Quid Pro Quo

Everyone has to eat. The last time I checked, writing a research report doesn’t put food on the table in and of itself. It also costs a broker-dealer between $200,000 to $250,000 per year to provide analyst coverage. So here is the ugly truth: Broker-dealers allocate research coverage and resources to public companies either because their clients (the buy-side) ask for it or because the broker-dealer believes that providing coverage will eventually lead to “financial returns”. (Often it’s a bit of both)

I am saying “financial returns” because the word “compensation” is likely to offend everyone’s sensibilities. But let’s call a spade a spade shall we? If a broker-dealer provides you with research coverage they will expect to eventually get compensated through participation in raising debt or equity on behalf of your company or through merger and acquisition (“M&A”) advisory.  That said, for companies that are not regularly raising debt or equity capital and are not engaging in M&A transactions, it is still possible to obtain research coverage. However, it might take a bit longer.

Credible broker-dealers understand that a mutually beneficial relationship generates more value in the long-term. As a result they are patient enough for the relationship to mature to the point where coverage is launched before expecting to be included in your syndicate.

How to Manage Being Over-Brokered

Finally, you manage to attract some research coverage. And then more analysts join in. Now, you have multiple broker-dealers that want to take you marketing and be a part of your capital syndicates. If you’re successful at attracting analyst research coverage, eventually you will be unable to accommodate the wants/needs of all the broker-dealers covering you. This is called being “over-brokered”.

I typically recommend using three criteria to determine who to prioritize in this situation:

  1. Which broker-dealers have provided the best broker-dealer support over the long-term? Your answer should be based on an analysis of trading and the success of the buy-side relationships (both institutional and retail broker) facilitated by the broker-dealer on your behalf.  Measuring the latter depends on what information you have captured in your investor relationship management system.
  2. Which broker-dealers are the right match for you in terms of size, service, and industry coverage?
  3. Who do you trust?

My only caution on the third criteria is that, as humans, the quality of our judgement on who to trust can be off at times. The first two criteria are more objective, and should carry more weight in your decision making.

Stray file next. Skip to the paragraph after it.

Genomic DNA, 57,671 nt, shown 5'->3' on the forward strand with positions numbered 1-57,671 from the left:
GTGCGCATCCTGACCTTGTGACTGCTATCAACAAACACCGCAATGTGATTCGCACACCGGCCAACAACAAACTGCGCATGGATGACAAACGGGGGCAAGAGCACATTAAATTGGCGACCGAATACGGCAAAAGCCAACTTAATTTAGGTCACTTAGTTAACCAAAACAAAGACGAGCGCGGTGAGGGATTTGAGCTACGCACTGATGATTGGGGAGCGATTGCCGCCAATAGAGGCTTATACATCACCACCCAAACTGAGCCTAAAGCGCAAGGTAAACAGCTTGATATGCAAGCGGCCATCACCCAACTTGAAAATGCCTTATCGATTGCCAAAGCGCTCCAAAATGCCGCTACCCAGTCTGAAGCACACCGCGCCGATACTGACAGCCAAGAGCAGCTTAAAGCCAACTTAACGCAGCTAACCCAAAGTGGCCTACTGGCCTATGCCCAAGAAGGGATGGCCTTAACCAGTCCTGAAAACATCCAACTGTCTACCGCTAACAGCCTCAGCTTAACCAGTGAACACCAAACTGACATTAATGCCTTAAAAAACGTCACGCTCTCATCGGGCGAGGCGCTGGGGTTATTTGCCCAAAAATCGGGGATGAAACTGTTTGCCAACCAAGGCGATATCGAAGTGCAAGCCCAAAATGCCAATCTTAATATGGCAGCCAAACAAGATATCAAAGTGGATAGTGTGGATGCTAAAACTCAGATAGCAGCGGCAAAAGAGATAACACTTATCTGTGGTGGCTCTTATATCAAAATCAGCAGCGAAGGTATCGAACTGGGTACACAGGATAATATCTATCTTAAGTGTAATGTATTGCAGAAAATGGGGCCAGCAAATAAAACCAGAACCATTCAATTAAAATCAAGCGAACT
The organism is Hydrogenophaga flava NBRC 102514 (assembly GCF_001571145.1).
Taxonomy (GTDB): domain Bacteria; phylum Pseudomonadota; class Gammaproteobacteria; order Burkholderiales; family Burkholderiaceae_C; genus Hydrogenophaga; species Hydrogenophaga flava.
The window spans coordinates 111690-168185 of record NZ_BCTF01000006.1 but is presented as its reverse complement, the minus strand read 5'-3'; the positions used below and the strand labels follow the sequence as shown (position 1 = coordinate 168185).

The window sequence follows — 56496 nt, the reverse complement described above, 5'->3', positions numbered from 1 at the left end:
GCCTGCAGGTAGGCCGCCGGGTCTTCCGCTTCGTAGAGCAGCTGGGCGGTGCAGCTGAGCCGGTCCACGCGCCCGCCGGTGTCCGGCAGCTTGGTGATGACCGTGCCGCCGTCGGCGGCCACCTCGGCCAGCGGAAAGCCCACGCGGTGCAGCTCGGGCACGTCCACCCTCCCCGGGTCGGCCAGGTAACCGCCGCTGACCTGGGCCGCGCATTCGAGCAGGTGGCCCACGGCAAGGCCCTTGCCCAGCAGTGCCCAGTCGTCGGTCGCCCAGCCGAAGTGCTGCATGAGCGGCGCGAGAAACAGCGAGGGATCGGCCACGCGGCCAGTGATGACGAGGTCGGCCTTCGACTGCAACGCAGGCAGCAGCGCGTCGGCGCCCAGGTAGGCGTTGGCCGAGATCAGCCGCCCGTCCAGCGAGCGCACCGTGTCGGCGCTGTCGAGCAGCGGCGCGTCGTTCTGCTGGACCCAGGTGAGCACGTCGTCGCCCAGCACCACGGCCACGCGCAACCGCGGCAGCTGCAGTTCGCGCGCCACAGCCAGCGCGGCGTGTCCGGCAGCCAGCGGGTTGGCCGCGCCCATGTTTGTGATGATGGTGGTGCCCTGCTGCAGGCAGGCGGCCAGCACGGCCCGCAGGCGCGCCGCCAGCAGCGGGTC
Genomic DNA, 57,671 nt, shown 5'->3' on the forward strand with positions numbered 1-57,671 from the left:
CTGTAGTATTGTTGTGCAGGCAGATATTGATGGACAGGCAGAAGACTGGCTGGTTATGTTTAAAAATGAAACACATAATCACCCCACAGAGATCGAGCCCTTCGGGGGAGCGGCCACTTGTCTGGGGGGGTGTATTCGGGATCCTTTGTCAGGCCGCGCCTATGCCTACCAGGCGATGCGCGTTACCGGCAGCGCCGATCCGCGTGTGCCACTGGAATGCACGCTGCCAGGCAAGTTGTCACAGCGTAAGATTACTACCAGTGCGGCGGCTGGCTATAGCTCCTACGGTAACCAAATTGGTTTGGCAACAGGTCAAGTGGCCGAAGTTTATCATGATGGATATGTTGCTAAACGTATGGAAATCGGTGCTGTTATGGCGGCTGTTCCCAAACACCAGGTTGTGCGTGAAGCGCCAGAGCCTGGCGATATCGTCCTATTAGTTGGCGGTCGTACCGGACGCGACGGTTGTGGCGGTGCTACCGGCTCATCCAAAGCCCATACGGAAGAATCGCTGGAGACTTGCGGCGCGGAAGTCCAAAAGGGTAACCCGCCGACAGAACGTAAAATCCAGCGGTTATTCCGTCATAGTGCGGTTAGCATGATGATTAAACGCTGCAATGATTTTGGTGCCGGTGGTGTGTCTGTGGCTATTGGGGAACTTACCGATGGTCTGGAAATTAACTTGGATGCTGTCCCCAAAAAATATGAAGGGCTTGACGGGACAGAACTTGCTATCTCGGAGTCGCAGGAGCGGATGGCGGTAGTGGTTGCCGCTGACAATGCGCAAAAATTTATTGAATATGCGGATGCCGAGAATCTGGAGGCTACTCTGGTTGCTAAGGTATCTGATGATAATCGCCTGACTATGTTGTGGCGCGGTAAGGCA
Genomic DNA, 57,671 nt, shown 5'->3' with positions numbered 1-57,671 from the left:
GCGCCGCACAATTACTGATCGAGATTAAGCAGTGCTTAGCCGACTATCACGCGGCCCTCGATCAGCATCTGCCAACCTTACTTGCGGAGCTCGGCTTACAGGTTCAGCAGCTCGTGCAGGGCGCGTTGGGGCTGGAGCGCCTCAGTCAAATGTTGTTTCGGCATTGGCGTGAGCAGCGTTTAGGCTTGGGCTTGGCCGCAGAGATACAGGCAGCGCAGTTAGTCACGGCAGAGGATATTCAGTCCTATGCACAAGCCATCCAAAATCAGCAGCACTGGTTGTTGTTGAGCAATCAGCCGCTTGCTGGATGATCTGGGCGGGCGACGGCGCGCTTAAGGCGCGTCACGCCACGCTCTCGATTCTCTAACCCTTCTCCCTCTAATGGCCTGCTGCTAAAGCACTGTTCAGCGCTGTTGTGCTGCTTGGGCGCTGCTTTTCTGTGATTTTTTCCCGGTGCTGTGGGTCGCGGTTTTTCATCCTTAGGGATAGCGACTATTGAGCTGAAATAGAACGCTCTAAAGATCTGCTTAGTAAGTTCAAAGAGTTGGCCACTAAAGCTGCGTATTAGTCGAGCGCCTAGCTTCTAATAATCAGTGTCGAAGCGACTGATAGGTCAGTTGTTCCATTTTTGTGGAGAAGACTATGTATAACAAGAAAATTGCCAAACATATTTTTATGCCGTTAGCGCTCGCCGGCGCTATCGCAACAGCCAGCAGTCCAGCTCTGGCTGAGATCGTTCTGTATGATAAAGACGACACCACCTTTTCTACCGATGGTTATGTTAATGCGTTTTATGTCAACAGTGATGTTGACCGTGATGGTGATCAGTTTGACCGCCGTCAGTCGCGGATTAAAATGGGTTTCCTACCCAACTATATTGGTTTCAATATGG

The Relationship Between Market Cap and Analyst Research Coverage

There is certainly a correlation between market capitalization and analyst research coverage. We conducted a regression analysis in November 2015 for TSX listed companies comparing market cap to analyst coverage. It showed that market cap explained roughly 61% of the distribution of analyst research coverage. This makes sense as the bigger a company is, the more active they tend to be in raising capital and engaging in M&A deals. Therefore they tend to be more attractive to broker-dealers.


That said, there is still plenty of room for your investor relations program to influence your analyst research coverage. For companies below the trend line, it is easy to cast judgement about their investor relations.

The good, bad and the ugly of investor relations

In broad strokes, we can probably say that the companies in yellow could probably benefit from better investor relations. While the companies in green probably have decent investor relations.

A word on paid-for research

There are a variety of non-dealer firms that offer public companies research in return for money, equity or options. The capital markets have traditionally put zero faith in this research.

My recommendation used to be: “Avoid paid-for research at all costs”. However, in a post MIFID II world, paid-for research may become a necessary evil, especially for small-cap companies struggling to establish coverage. Broker-dealers are even considering a pay-to-play model for research as they seek to find a viable funding model for the research they provide.

However, until paid-for research is established and proven, it should be approached with caution. It could be a waste of resources and a threat to your company’s credibility.